Sidley environmental trends – lexology

EPA announces decision to revise GHG emission standards for light-duty vehicles. The U.S. Environmental Protection Agency (EPA) recently reevaluated its January 2017 Final Midterm Evaluation of greenhouse gas (GHG) emission standards for model year 2022-25 light-duty vehicles, initially set in 2012. That reevaluation culminated in an agency decision, in a notice to be published in the Federal Register, that it will revise those GHG emission standards. EPA concluded that the standards “are based on outdated information” and that “more recent information suggests that the … standards may be too stringent.” For example, EPA now believes that the initial standards were based on an overly optimistic view of consumer adoption of electrified light-duty vehicles and on estimates of higher gasoline prices.

In the notice, EPA states that it will separately begin a joint rulemaking with the National Highway Traffic Safety Administration to consider replacement standards. According to the initial Midterm Evaluation, the existing 2022-25 standards were expected to achieve a projected fleet average fuel economy of 51.4 miles per gallon equivalent, which would translate to an approximately 36 miles per gallon real world average fuel economy. EPA’s reversal could set up a legal battle with California over its Clean Air Act waiver granting the state the right to impose stricter-than-federal standards for certain vehicular emissions.

NGOs sue EPA for ending “once-in, always-in” MACT policy. Environmental nongovernmental organizations (NGOs) filed a petition for review with the District of Columbia Circuit challenging EPA’s decision to end its “once-in, always-in” interpretation of Clean Air Act Section 112. Under the “once-in, always-in” policy, based on a 1995 guidance document, after an existing source qualified as a major source under Section 112 of the Clean Air Act, it had to continue meeting major source maximum achievable control technology (MACT) standards for hazardous air pollutants (HAP) even if it later reduced its emissions below the major source threshold. EPA’s January 2018 memorandum revoking that policy enables a source to later change from being a major source by taking an enforceable permit limit for HAP emissions at any time. The lawsuit faces a number of threshold issues, such as whether the January 2018 memorandum is a final, reviewable agency action. Contemporaneously with filing the petition for review, the Environmental Integrity Project – one of the plaintiffs – issued a report alleging that reversal of the policy could lead to a large increase in HAP emissions from major sources. We discussed the January 2018 guidance in more detail here.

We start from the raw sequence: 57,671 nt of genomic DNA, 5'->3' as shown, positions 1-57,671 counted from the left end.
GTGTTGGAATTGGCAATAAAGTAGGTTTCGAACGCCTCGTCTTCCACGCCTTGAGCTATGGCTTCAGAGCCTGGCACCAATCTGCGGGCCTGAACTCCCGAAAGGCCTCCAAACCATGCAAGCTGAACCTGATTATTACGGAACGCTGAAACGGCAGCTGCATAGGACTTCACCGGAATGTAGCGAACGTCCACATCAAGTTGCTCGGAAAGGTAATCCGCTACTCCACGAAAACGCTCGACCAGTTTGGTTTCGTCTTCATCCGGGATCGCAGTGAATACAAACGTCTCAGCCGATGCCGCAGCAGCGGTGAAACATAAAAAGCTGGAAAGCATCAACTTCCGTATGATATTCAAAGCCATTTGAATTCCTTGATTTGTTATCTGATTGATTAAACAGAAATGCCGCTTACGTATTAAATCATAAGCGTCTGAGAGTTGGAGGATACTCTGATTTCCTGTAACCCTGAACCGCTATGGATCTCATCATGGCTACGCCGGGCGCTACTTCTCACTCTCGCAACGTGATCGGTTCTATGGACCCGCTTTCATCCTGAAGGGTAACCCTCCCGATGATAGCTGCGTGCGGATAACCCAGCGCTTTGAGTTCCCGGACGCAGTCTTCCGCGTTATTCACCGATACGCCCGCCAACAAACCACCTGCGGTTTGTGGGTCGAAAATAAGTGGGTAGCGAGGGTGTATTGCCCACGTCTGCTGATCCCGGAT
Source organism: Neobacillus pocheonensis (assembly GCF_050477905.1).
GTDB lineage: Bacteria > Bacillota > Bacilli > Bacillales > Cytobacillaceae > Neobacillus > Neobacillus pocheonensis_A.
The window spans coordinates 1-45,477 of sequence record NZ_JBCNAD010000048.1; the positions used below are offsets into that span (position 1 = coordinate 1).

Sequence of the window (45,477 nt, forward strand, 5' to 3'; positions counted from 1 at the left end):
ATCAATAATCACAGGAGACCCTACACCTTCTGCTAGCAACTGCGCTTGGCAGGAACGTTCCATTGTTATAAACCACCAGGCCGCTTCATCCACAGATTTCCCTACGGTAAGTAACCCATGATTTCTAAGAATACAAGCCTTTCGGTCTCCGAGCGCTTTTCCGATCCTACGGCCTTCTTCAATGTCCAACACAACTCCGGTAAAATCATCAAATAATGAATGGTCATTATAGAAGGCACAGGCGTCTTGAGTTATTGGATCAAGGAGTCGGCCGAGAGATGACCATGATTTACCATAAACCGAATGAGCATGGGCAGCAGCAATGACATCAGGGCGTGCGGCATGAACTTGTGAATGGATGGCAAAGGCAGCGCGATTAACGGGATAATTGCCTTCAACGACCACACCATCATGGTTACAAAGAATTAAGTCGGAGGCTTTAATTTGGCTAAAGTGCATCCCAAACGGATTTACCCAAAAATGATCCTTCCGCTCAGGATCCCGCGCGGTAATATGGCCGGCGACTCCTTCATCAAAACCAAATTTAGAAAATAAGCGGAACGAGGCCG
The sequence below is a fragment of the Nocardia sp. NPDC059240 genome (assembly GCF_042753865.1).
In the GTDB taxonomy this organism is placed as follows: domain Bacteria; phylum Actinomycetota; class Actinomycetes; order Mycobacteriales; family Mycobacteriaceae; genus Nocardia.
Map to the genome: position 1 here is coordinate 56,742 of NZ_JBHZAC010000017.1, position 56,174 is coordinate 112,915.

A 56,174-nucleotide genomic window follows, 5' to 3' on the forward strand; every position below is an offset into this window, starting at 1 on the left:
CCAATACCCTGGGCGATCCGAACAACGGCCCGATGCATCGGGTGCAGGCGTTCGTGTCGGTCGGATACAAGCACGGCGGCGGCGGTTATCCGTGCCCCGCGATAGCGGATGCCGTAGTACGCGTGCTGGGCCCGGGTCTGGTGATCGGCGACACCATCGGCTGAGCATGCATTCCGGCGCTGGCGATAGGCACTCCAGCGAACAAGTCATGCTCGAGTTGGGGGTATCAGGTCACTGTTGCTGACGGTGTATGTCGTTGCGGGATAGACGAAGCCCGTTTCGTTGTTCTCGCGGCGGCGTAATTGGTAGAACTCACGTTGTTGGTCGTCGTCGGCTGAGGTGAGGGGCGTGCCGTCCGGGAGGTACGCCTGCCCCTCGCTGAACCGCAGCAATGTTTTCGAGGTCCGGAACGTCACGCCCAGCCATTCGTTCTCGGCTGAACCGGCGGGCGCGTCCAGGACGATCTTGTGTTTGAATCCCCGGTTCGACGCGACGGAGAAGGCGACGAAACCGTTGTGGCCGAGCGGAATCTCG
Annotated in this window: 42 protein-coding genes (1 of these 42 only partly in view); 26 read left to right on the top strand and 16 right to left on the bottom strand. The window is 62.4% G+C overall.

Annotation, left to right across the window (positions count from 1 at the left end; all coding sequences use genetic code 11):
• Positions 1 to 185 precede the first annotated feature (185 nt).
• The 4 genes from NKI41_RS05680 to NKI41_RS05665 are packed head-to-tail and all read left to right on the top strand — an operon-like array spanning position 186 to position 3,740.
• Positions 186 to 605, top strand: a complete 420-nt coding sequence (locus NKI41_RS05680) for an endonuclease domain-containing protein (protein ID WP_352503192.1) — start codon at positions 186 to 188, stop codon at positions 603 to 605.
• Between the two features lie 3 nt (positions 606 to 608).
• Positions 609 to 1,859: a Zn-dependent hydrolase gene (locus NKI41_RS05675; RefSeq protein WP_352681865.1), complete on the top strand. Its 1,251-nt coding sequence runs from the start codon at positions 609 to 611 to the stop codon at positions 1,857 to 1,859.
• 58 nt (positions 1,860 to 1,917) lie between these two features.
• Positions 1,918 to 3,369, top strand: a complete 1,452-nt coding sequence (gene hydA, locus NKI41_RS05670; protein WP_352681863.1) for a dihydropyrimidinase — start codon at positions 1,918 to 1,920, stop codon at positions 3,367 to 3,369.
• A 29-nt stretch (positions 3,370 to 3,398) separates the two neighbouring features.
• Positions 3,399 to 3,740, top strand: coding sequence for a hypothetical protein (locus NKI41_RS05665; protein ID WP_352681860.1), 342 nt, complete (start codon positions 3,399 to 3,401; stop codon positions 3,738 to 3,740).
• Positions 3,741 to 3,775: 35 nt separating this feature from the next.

EPA OECA Assistant Administrator issues memorandum requesting early notice of enforcement referrals to DOJ. On March 23, Susan Bodine, Assistant Administrator (AA) of EPA’s Office of Enforcement and Compliance Assurance (OECA), issued a memorandum to staff establishing an interim process for providing her with early notice of referral of matters to the Department of Justice (DOJ) for civil judicial enforcement. The memorandum requests EPA case teams contemplating a DOJ referral to brief the relevant Regional Administrator for region-led cases and the AA for headquarters-led cases before making the referral. For region-led cases, the memorandum directs the regions to provide existing briefing materials, along with the Regional Administrator’s position on the referral, to the Assistant Administrator. The memorandum also permits the AA to request copies of final referrals before EPA transmits the referral to DOJ. The memorandum applies to all civil enforcement cases other than those under the Comprehensive Environmental Response, Compensation, and Liability Act, which OECA intends to address separately. OECA plans to revisit the new policy later this year, when its new National Case Status Information System is in operation.